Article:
(FOREIGN POLICY) Prepare yourself for pious proclamations of sorrow. Justice Antonin Scalia, stalwart conservative voice on the U.S. Supreme Court since 1986, is dead! Flags will be at half-mast, and for a few days, at least, everyone will pretend to consider Scalia’s death a terrible loss to the Court, the country, and the global legal and judicial communities.

The global legal and judicial communities, however, will mostly be indulging in joyful private choruses of “Ding, Dong, the Witch is Dead.” Or maybe not so private.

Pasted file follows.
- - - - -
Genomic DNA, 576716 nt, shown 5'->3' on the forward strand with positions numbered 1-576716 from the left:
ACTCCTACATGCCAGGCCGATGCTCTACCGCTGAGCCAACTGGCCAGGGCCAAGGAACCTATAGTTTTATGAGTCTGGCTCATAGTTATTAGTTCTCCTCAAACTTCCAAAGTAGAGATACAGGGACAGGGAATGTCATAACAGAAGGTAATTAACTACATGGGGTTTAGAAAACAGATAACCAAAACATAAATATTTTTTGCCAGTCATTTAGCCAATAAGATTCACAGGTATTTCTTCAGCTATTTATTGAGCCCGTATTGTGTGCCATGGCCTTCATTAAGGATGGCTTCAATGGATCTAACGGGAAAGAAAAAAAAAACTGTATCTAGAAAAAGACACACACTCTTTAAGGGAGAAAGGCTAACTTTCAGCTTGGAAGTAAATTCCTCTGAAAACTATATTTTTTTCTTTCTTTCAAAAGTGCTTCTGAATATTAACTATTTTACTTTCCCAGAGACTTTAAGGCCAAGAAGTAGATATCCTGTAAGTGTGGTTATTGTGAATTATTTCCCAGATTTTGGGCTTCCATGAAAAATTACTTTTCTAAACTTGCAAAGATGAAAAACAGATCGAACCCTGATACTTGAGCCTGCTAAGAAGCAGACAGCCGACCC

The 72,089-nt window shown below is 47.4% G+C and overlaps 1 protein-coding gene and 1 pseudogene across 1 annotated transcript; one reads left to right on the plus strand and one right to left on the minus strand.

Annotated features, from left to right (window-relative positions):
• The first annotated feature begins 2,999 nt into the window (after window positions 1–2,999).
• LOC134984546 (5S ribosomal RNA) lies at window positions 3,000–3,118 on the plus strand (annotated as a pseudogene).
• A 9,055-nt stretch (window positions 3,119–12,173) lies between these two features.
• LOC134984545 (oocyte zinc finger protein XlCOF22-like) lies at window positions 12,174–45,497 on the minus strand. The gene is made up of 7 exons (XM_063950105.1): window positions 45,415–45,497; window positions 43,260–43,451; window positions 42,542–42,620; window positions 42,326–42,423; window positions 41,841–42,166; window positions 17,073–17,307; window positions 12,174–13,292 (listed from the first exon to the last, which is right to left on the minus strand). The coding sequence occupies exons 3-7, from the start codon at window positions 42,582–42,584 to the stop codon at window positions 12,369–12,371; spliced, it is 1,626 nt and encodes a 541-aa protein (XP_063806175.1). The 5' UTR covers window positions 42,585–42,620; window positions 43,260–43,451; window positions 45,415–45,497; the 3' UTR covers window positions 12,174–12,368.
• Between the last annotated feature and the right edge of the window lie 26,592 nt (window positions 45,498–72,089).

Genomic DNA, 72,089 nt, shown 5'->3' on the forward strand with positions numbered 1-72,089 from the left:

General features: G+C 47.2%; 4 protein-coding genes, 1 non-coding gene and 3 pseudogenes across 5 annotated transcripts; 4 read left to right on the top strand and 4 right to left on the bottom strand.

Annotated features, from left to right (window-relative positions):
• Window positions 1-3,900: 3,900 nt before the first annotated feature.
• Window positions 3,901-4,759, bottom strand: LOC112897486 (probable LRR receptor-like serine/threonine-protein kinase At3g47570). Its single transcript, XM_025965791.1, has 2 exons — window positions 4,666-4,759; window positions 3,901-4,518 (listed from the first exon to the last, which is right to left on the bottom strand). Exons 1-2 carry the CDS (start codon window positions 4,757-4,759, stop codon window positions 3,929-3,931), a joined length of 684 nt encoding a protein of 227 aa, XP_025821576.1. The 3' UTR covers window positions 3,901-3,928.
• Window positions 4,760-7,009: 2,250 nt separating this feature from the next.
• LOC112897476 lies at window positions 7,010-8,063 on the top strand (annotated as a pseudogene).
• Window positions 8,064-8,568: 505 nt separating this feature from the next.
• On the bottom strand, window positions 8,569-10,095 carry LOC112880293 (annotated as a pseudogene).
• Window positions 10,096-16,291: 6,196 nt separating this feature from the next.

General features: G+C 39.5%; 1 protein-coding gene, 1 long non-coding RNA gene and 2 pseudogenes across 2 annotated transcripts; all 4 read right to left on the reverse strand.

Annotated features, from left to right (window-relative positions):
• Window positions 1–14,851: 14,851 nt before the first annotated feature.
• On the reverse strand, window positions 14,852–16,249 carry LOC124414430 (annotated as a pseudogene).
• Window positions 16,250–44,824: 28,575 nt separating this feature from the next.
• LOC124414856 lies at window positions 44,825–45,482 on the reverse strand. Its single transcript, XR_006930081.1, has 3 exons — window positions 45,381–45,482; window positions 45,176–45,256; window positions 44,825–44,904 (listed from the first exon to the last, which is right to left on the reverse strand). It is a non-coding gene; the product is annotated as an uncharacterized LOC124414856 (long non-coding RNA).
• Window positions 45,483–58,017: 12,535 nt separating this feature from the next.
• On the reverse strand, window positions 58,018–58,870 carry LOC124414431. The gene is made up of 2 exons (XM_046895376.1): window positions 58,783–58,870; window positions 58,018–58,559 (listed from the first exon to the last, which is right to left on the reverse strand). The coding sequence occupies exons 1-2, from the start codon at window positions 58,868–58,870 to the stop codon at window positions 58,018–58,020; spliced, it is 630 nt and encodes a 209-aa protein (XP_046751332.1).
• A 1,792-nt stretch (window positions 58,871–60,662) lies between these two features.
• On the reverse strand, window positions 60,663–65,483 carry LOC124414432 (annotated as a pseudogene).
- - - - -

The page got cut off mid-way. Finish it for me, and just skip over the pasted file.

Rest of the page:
There was no love lost between Justice Scalia and foreign jurists. Scalia was famously dismissive of foreign and international law, which he considered good enough for, well, foreigners — but not for the great United States. “I doubt whether anybody [in the United States] would say, ‘Yes, we want to be governed by the views of foreigners,’” he scoffed in 2005.

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